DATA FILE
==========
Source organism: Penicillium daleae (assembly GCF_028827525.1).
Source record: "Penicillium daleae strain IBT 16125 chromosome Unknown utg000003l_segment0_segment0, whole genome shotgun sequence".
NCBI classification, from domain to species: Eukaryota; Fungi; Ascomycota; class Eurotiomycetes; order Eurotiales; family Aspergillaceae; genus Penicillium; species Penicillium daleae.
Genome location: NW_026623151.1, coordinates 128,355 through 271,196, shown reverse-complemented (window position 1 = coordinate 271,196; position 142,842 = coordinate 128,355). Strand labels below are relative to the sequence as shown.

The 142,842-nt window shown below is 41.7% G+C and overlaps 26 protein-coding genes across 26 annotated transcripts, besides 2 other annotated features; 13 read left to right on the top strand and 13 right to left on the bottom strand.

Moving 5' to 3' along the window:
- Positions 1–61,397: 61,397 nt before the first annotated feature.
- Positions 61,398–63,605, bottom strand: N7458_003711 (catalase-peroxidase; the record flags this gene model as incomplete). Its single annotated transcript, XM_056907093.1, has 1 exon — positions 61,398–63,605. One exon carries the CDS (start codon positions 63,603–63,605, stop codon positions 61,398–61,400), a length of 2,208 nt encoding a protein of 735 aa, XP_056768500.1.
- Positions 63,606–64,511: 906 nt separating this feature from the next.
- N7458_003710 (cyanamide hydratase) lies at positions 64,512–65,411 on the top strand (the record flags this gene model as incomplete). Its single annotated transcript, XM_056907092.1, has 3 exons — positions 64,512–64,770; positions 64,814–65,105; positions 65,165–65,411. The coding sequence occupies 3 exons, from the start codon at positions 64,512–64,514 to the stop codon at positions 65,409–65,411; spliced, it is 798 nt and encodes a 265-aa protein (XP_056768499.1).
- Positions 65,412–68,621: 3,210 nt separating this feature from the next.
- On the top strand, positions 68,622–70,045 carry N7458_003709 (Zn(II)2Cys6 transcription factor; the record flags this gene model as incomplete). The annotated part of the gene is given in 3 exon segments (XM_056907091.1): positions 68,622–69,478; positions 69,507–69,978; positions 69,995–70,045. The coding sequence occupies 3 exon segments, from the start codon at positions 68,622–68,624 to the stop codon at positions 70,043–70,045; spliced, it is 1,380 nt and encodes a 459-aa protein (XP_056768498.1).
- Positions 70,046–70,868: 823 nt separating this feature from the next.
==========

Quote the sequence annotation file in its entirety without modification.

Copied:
Source organism: Penicillium daleae (assembly GCF_028827525.1).
Source record: "Penicillium daleae strain IBT 16125 chromosome Unknown utg000003l_segment0_segment0, whole genome shotgun sequence".
NCBI classification, from domain to species: Eukaryota; Fungi; Ascomycota; class Eurotiomycetes; order Eurotiales; family Aspergillaceae; genus Penicillium; species Penicillium daleae.
Genome location: NW_026623151.1, coordinates 128,355 through 271,196, shown reverse-complemented (window position 1 = coordinate 271,196; position 142,842 = coordinate 128,355). Strand labels below are relative to the sequence as shown.

The 142,842-nt window shown below is 41.7% G+C and overlaps 26 protein-coding genes across 26 annotated transcripts, besides 2 other annotated features; 13 read left to right on the top strand and 13 right to left on the bottom strand.

Moving 5' to 3' along the window:
- Positions 1–61,397: 61,397 nt before the first annotated feature.
- Positions 61,398–63,605, bottom strand: N7458_003711 (catalase-peroxidase; the record flags this gene model as incomplete). Its single annotated transcript, XM_056907093.1, has 1 exon — positions 61,398–63,605. One exon carries the CDS (start codon positions 63,603–63,605, stop codon positions 61,398–61,400), a length of 2,208 nt encoding a protein of 735 aa, XP_056768500.1.
- Positions 63,606–64,511: 906 nt separating this feature from the next.
- N7458_003710 (cyanamide hydratase) lies at positions 64,512–65,411 on the top strand (the record flags this gene model as incomplete). Its single annotated transcript, XM_056907092.1, has 3 exons — positions 64,512–64,770; positions 64,814–65,105; positions 65,165–65,411. The coding sequence occupies 3 exons, from the start codon at positions 64,512–64,514 to the stop codon at positions 65,409–65,411; spliced, it is 798 nt and encodes a 265-aa protein (XP_056768499.1).
- Positions 65,412–68,621: 3,210 nt separating this feature from the next.
- On the top strand, positions 68,622–70,045 carry N7458_003709 (Zn(II)2Cys6 transcription factor; the record flags this gene model as incomplete). The annotated part of the gene is given in 3 exon segments (XM_056907091.1): positions 68,622–69,478; positions 69,507–69,978; positions 69,995–70,045. The coding sequence occupies 3 exon segments, from the start codon at positions 68,622–68,624 to the stop codon at positions 70,043–70,045; spliced, it is 1,380 nt and encodes a 459-aa protein (XP_056768498.1).
- Positions 70,046–70,868: 823 nt separating this feature from the next.